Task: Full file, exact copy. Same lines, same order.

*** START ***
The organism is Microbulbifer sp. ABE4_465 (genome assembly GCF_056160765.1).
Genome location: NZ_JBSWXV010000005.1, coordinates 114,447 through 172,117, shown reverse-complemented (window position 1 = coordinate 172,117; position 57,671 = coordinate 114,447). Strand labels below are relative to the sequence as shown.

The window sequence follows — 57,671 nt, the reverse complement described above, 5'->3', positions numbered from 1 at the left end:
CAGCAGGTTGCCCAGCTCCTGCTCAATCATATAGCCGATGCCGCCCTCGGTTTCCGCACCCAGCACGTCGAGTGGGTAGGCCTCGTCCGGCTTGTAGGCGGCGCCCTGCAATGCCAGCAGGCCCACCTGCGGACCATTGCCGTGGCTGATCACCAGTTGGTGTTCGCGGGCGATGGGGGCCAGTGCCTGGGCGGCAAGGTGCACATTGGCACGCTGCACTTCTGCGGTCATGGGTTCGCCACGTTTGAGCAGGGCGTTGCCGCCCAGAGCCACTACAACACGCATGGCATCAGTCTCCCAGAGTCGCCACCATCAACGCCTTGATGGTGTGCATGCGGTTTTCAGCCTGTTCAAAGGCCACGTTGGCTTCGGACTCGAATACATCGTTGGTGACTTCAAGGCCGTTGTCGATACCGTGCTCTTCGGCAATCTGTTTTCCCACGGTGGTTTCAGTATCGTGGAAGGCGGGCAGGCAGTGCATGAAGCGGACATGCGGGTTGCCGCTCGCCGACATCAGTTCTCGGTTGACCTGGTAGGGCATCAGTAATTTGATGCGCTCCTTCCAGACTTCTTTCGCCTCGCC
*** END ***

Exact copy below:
The organism is Microbulbifer sp. ABE4_465 (genome assembly GCF_056160765.1).
Genome location: NZ_JBSWXV010000005.1, coordinates 114,447 through 172,117, shown reverse-complemented (window position 1 = coordinate 172,117; position 57,671 = coordinate 114,447). Strand labels below are relative to the sequence as shown.

The window sequence follows — 57,671 nt, the reverse complement described above, 5'->3', positions numbered from 1 at the left end:
CAGCAGGTTGCCCAGCTCCTGCTCAATCATATAGCCGATGCCGCCCTCGGTTTCCGCACCCAGCACGTCGAGTGGGTAGGCCTCGTCCGGCTTGTAGGCGGCGCCCTGCAATGCCAGCAGGCCCACCTGCGGACCATTGCCGTGGCTGATCACCAGTTGGTGTTCGCGGGCGATGGGGGCCAGTGCCTGGGCGGCAAGGTGCACATTGGCACGCTGCACTTCTGCGGTCATGGGTTCGCCACGTTTGAGCAGGGCGTTGCCGCCCAGAGCCACTACAACACGCATGGCATCAGTCTCCCAGAGTCGCCACCATCAACGCCTTGATGGTGTGCATGCGGTTTTCAGCCTGTTCAAAGGCCACGTTGGCTTCGGACTCGAATACATCGTTGGTGACTTCAAGGCCGTTGTCGATACCGTGCTCTTCGGCAATCTGTTTTCCCACGGTGGTTTCAGTATCGTGGAAGGCGGGCAGGCAGTGCATGAAGCGGACATGCGGGTTGCCGCTCGCCGACATCAGTTCTCGGTTGACCTGGTAGGGCATCAGTAATTTGATGCGCTCCTTCCAGACTTCTTTCGCCTCGCC